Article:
To streamline the prep end of things, I buy cuts of meat that are already effectively portion-controlled, like chicken thighs, or ones that can be easily divided into appropriate portions (I do know how to cook a whole chicken quite well, but that isn’t always the best option for a week-night meal). Both Denis and I like small portions of meat, so many of the cuts of meat at the grocery store or the co-op will make two or three servings (or more!) per steak(4).

Basically, the fewer steps there are between “What’s for dinner?” and “Dinner’s on the table!” the happier and more effective I am. I can enjoy involved recipes, but I have trouble following them. The fewer ingredients a recipe requires, and the fewer steps it takes, the more likely I am to actually use it. If there’s a page-turn or a step that takes an entire paragraph to explain, it’s TL;DR time. I don’t switch tasks as easily as other people, so things like that can make all the difference in the wold.

I’ve been trying to cook down (see what I did there? :D) a list of the elements that make a recipe ADHD-friendly (for me, anyway). Here’s what I’ve come up with so far:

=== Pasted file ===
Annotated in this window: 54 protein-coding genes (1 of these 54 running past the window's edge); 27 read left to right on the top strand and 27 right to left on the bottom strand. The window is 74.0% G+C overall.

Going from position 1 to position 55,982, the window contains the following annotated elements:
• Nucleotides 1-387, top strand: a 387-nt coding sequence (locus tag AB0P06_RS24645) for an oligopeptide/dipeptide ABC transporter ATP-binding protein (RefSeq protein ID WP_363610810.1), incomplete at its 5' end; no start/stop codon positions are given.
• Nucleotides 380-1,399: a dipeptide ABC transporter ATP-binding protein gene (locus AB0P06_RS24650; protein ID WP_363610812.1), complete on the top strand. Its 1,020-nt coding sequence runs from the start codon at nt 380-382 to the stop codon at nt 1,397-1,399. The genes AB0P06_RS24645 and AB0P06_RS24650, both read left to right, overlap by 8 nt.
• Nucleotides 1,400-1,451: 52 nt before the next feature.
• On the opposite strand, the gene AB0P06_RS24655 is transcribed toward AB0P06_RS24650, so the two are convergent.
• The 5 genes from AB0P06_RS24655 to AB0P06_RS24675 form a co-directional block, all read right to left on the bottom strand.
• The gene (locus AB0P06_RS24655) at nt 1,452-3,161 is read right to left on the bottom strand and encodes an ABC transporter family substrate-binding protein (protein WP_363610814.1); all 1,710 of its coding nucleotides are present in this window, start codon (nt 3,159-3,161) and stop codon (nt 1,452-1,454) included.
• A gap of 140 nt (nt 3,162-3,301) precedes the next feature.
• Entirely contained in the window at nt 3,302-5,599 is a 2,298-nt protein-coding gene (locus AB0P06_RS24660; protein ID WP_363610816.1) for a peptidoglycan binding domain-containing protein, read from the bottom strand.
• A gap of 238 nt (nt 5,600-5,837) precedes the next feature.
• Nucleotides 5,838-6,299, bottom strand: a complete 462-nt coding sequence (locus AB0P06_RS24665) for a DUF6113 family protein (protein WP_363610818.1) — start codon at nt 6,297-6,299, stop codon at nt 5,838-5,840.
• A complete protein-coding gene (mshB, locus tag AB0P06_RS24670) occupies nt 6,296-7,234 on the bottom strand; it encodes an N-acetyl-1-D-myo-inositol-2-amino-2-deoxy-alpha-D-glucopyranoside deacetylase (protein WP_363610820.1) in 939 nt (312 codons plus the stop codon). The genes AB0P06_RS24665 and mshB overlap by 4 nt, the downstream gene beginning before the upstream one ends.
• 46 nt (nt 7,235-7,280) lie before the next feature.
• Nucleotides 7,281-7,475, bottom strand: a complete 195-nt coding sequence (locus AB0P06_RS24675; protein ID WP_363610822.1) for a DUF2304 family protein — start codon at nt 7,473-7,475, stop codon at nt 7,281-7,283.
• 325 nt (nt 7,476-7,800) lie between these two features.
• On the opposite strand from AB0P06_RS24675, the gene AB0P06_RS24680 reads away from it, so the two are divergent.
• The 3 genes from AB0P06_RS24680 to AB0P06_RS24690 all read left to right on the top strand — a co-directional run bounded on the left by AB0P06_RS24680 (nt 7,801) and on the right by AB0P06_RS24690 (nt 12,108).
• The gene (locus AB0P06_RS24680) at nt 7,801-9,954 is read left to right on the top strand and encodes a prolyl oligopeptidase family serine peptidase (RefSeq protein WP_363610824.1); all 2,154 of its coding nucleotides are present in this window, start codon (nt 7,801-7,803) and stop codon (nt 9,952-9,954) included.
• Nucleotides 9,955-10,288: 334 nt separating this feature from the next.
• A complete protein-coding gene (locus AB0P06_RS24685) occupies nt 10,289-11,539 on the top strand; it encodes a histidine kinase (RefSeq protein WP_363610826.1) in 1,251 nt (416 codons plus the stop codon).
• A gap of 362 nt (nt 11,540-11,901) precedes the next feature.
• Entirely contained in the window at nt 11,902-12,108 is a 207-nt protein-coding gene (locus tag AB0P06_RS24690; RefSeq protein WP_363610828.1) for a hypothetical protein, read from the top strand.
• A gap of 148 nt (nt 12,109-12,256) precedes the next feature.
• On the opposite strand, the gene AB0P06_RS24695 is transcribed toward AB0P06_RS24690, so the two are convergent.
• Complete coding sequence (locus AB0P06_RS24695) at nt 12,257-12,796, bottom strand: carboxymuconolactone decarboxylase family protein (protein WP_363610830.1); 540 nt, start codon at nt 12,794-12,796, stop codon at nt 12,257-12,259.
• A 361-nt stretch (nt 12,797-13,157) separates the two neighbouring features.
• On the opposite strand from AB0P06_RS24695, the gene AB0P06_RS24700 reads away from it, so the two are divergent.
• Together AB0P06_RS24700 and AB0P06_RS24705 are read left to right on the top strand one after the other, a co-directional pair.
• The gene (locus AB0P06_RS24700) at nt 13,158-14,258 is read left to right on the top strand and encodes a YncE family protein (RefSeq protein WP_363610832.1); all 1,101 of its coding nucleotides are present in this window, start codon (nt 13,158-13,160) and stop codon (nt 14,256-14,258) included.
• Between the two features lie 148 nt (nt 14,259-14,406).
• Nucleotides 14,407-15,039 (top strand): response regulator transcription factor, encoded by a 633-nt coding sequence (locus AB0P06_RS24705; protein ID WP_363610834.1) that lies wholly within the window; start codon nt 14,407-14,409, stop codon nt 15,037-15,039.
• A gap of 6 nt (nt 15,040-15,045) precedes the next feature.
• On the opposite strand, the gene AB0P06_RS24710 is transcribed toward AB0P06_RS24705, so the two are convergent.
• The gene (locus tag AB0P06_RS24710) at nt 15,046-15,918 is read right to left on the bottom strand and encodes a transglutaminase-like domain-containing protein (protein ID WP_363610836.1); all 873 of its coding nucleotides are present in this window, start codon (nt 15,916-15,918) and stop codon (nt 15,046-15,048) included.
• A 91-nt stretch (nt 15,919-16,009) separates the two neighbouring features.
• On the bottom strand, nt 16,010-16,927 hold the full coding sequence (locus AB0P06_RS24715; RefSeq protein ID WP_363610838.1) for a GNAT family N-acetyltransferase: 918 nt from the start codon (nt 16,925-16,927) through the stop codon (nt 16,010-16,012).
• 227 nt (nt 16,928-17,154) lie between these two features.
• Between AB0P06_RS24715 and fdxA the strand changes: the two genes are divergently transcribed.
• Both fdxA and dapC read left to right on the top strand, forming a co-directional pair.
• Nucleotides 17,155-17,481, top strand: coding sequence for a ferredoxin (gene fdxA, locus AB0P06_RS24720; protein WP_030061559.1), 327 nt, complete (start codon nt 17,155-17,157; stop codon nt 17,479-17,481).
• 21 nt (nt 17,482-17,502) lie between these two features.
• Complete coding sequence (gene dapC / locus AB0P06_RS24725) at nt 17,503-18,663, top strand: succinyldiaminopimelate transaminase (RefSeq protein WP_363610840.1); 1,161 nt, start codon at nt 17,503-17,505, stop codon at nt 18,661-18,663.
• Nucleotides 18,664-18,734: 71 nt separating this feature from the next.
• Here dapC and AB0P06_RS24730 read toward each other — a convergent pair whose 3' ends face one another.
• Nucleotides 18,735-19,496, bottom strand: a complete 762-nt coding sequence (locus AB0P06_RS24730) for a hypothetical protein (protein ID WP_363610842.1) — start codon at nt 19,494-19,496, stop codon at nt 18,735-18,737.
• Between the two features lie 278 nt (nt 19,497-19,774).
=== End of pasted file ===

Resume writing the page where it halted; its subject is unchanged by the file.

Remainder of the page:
• Doesn’t require much thinking ahead at cook time.
  • Not very many ingredients.
  • Not very many steps.
  • None of the steps are very long.
  • Intuitive process flow (seriously, I made brownies today from a recipe with very counter-intuitive process flow, and I guess we’ll just have to see if they come out all right. Edit: So we’re eating the brownies right now, fresh from the oven, cooled for 10 minutes, with ice cream … they’re fine.)
  • Doesn’t leave a ton of leftovers (Denis and I tend not to be great about finishing off leftovers, though we’re better about some than others).
  • Doesn’t require the entire recipe to be read through first. (Seriously. This can be a real problem; first off, I’ll have forgotten what I read by the time I get halfway though; second, see the bit above about task-switching.)

A fine example of a recipe that fits most of the bill can be found here. The sole exception is the final step, which is presented as a paragraph — but it’s one that can be readily broken down into steps if you copy and paste the recipe into a wod processor.